In a series of articles published on May 3, 2019, regulatory news provider Chemical Watch informed about a number of recent collaborative efforts focused on better understanding the safety and risks of nanotechnology. In the first, a workshop with participants from EU and U.S. policy making bodies, academia, and industry met in March 2019 at Harvard University to identify priority areas for nanosafety research. The meeting resulted in a published report that identified the following seven research priorities: “1. Environment and human hazards; 2. Emerging nanomaterials and potential risks; 3. Social and natural science research to support balanced risk governance of emerging materials; 4. Nanoinformatics; 5. Exposure assessment at both environment and human population levels; 6. Standard methodologies, reference materials and harmonization; 7. Life cycle/transformation/value chain/stewardship.” Potential instruments for further developing EU-U.S. cooperation within the topic were discussed including participation of the U.S. in the Horizon 2020 and upcoming Horizon Europe research programs.
In an article published in the journal Nanoscale Advances, authors from the European Commission Joint Research Centre together with industry and academic research partners present a categorization scheme for nanomaterials considering the capabilities of measurement techniques. The scheme includes a matrix that matches a number of substance properties such as chemical composition and dimensions with appropriate measurement techniques such as microscopy and spectrometry. The authors found it “necessary to come to an agreement on which techniques can be used for which materials and for which purpose.”
An article published in the journal Toxicology Mechanisms and Methods and led primarily by German research scientists investigated existing research in nanotoxicology to identify current gaps in understanding and harmonizing risk assessment for nano materials. Their conclusions found that “even [with] the positive results mentioned in literature that something is toxic at a particular dose, the actual risk or hazard associated with the bulk form of exposure . . . is relatively low.” They also concluded that nanotoxicology as a field struggles with “its incredible complexity in regards to the immense effort that has to be made to fully understand the fundamental processes of how those materials interact with biological systems.”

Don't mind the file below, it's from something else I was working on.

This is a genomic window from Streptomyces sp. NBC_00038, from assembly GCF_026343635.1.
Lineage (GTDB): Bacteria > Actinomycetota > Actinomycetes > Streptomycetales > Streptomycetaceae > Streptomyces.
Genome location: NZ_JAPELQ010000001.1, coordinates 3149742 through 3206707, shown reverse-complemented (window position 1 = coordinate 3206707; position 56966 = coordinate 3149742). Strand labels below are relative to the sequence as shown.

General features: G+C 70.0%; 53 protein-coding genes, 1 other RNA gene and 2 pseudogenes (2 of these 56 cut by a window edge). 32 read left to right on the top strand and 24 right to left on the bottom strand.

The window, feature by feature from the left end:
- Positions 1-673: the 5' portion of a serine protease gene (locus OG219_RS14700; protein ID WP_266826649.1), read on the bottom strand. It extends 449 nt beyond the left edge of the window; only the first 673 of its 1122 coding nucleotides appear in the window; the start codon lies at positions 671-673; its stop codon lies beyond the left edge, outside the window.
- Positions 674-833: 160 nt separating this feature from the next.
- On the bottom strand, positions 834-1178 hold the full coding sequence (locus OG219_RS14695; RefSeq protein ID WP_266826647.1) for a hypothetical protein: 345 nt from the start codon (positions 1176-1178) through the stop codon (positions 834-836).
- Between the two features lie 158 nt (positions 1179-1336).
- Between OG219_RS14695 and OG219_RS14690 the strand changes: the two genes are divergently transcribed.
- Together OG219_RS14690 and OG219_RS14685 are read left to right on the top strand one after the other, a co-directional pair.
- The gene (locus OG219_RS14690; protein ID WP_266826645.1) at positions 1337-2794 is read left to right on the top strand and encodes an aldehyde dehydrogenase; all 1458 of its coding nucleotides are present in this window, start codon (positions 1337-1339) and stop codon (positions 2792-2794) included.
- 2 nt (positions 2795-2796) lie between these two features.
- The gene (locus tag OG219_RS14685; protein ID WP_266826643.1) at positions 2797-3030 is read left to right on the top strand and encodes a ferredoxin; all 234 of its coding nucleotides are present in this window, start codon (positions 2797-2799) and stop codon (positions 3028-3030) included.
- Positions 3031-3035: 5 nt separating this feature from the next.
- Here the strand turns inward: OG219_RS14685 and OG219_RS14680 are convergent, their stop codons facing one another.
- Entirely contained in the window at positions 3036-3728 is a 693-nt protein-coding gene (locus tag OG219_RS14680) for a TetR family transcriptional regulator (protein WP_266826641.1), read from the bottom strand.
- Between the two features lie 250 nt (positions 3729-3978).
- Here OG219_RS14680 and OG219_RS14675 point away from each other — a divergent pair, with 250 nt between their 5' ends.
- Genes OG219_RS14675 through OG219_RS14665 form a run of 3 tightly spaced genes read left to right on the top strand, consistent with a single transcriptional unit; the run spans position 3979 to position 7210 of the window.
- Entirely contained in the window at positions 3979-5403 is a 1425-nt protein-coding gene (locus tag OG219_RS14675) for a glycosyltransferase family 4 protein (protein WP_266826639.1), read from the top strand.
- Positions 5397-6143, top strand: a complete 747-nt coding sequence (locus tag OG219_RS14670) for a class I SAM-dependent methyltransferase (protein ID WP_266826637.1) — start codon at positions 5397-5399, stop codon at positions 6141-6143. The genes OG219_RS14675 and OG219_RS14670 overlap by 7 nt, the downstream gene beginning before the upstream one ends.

In a press release published on April 29, 2019, the German Federal Institute for Risk Assessment (BfR) announced the start of the project “InnoMat.Life” that will investigate “the health and environmental risks of novel (nano) materials” across their entire life cycles. Coordinated by the BfR with funding of just over 2 million Euro, the project includes 10 partners from public authorities, academia, and industry that will cooperate “to establish criteria for an efficient assessment” of the these health and environmental risks. Focus will be placed on novel materials as well as new manufacturing processes involving nanomaterials, such as 3D printing.
Maria Delaney (May 3, 2019). “EU and US identify priority areas for nanosafety research cooperation.” Chemical Watch
NanoSafety Cluster (April 24, 2019). “EU-US priorities in nanosafety.”
Maria Delaney (May 3, 2019). “JRC and industry develop categorisation scheme for nanomaterials.” Chemical Watch
Maria Delaney (May 3, 2019). “Germany’s BfR review reveals how nanotoxicology ‘struggles’ with complexity.” Chemical Watch
Maria Delaney (May 3, 2019). “German project to study nanomaterials over lifetime.” Chemical Watch
BfR (April 29, 2019). “InnoMat.Life: Increased safety for novel materials.”
Gaillard et. al. (2019). “A technique-driven materials categorisation scheme to support regulatory identification of nanomaterials.” Nanoscale Advances (published November 13, 2018).
Singh et. al. (2019). “Review of emerging concepts in nanotoxicology: opportunities and challenges for safer nanomaterial design.” Toxicology Mechanisms and Methods (published February 12, 2019).